Is it safe to travel to Sri Lanka? The economic crisis and its fallout on tourism

A spiralling economic crisis and the declaration of an emergency has led countries like the United Kingdom, Australia and Canada to issue travel advisories, urging for caution. While India hasn’t issued one yet, the number of flights have been reduced

With its pristine beaches, coconut palm-lined beaches and exotic wildlife, Sri Lanka has always been a huge tourist attraction. However, the economic crisis has made people rethink their decision to travel to the island nation.

Over the past few days, countries like the United Kingdom, Canada, and Australia have issued detailed travel advisories. All three countries have said that a “high degree of caution” has to be exercised before visiting the country.

What’s going on in Sri Lanka? Is it safe to travel to the island nation as of now? We answer these questions and much more.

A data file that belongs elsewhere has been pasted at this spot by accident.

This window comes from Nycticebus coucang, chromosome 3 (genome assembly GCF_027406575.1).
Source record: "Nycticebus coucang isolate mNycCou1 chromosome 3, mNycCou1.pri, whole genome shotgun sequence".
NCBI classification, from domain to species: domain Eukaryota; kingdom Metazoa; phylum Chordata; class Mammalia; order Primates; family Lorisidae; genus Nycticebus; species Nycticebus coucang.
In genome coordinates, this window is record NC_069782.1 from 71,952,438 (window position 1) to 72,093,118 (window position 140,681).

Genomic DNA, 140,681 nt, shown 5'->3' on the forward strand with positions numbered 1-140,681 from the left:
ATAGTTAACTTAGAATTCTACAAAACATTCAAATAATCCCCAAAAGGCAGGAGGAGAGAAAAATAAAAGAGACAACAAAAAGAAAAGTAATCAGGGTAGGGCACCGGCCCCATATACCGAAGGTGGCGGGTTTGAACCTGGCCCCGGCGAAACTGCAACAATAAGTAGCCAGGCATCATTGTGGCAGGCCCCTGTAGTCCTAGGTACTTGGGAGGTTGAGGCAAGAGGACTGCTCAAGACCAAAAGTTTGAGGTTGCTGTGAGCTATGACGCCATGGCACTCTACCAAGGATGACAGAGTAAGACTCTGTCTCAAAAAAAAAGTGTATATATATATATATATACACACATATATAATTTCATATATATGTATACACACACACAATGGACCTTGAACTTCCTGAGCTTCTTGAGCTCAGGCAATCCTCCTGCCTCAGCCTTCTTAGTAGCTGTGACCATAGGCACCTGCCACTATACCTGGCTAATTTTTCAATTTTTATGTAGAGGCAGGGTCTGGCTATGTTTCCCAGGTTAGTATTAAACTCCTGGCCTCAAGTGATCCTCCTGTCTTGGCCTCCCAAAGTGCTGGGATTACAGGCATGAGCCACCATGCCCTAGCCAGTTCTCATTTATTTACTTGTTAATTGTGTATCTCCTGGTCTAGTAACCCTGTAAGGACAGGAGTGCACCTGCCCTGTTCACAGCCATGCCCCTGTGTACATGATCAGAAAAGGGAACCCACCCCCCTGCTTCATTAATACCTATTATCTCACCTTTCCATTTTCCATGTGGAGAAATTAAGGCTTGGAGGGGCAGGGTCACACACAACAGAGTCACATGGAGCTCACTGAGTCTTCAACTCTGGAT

Shortages and blackouts in Sri Lanka

Sri Lanka is battling its worst economic crisis since independence in 1948. A severe shortage of foreign currency has left President Gotabaya Rajapaksa’s government unable to pay for essential imports, including fuel, leading to debilitating power cuts lasting up to 13 hours. Ordinary Sri Lankans are also dealing with shortages and soaring inflation.

Also read: Timeline | Sri Lanka’s economic crisis was in the making from November 2019

An India Today report said that the prices of vegetables had doubled in recent weeks, whereas staples such as wheat and rice were being sold for Rs 220 per kg and Rs 190 per kg, respectively.

A kg of sugar costs Rs 240, while coconut oil is being sold for a whopping Rs 850 per litre. A single egg is priced at Rs 30. More unbelievably, one kg pack of milk powder costs Rs 1,900.

The island nation’s retail inflation already touched 17.5 per cent in February and food inflation has soared to over 25 per cent, leading to highly inflated cereal and food prices. There is also an acute shortage of medicines and milk powder.

Public anger on the streets